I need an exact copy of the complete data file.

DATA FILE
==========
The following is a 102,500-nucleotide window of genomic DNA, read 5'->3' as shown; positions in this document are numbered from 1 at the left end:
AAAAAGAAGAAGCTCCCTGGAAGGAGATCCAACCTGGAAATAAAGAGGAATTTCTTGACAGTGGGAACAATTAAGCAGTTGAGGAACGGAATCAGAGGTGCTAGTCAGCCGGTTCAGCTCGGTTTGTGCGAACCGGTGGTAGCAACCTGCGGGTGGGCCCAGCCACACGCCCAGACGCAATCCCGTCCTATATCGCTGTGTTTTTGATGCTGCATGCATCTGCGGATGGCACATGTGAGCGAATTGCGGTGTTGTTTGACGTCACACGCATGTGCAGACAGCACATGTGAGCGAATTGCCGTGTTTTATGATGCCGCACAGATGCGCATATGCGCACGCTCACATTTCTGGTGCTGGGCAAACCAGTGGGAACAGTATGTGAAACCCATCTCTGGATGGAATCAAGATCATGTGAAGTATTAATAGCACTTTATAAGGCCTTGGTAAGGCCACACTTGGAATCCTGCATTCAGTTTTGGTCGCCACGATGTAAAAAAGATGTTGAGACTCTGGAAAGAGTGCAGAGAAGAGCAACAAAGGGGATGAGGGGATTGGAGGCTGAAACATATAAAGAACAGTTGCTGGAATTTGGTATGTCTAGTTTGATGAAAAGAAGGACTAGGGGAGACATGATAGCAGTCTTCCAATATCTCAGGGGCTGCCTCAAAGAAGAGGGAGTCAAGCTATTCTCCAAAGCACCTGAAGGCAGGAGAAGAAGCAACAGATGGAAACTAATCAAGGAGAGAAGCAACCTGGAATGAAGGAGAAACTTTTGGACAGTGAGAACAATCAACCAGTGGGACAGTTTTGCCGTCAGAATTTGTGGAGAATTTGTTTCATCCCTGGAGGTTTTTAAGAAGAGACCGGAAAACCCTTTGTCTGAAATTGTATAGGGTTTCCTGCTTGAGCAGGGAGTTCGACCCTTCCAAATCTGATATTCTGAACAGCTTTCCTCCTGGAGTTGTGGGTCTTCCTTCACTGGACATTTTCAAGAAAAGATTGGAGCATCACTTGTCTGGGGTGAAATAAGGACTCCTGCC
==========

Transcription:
The following is a 102,500-nucleotide window of genomic DNA, read 5'->3' as shown; positions in this document are numbered from 1 at the left end:
AAAAAGAAGAAGCTCCCTGGAAGGAGATCCAACCTGGAAATAAAGAGGAATTTCTTGACAGTGGGAACAATTAAGCAGTTGAGGAACGGAATCAGAGGTGCTAGTCAGCCGGTTCAGCTCGGTTTGTGCGAACCGGTGGTAGCAACCTGCGGGTGGGCCCAGCCACACGCCCAGACGCAATCCCGTCCTATATCGCTGTGTTTTTGATGCTGCATGCATCTGCGGATGGCACATGTGAGCGAATTGCGGTGTTGTTTGACGTCACACGCATGTGCAGACAGCACATGTGAGCGAATTGCCGTGTTTTATGATGCCGCACAGATGCGCATATGCGCACGCTCACATTTCTGGTGCTGGGCAAACCAGTGGGAACAGTATGTGAAACCCATCTCTGGATGGAATCAAGATCATGTGAAGTATTAATAGCACTTTATAAGGCCTTGGTAAGGCCACACTTGGAATCCTGCATTCAGTTTTGGTCGCCACGATGTAAAAAAGATGTTGAGACTCTGGAAAGAGTGCAGAGAAGAGCAACAAAGGGGATGAGGGGATTGGAGGCTGAAACATATAAAGAACAGTTGCTGGAATTTGGTATGTCTAGTTTGATGAAAAGAAGGACTAGGGGAGACATGATAGCAGTCTTCCAATATCTCAGGGGCTGCCTCAAAGAAGAGGGAGTCAAGCTATTCTCCAAAGCACCTGAAGGCAGGAGAAGAAGCAACAGATGGAAACTAATCAAGGAGAGAAGCAACCTGGAATGAAGGAGAAACTTTTGGACAGTGAGAACAATCAACCAGTGGGACAGTTTTGCCGTCAGAATTTGTGGAGAATTTGTTTCATCCCTGGAGGTTTTTAAGAAGAGACCGGAAAACCCTTTGTCTGAAATTGTATAGGGTTTCCTGCTTGAGCAGGGAGTTCGACCCTTCCAAATCTGATATTCTGAACAGCTTTCCTCCTGGAGTTGTGGGTCTTCCTTCACTGGACATTTTCAAGAAAAGATTGGAGCATCACTTGTCTGGGGTGAAATAAGGACTCCTGCC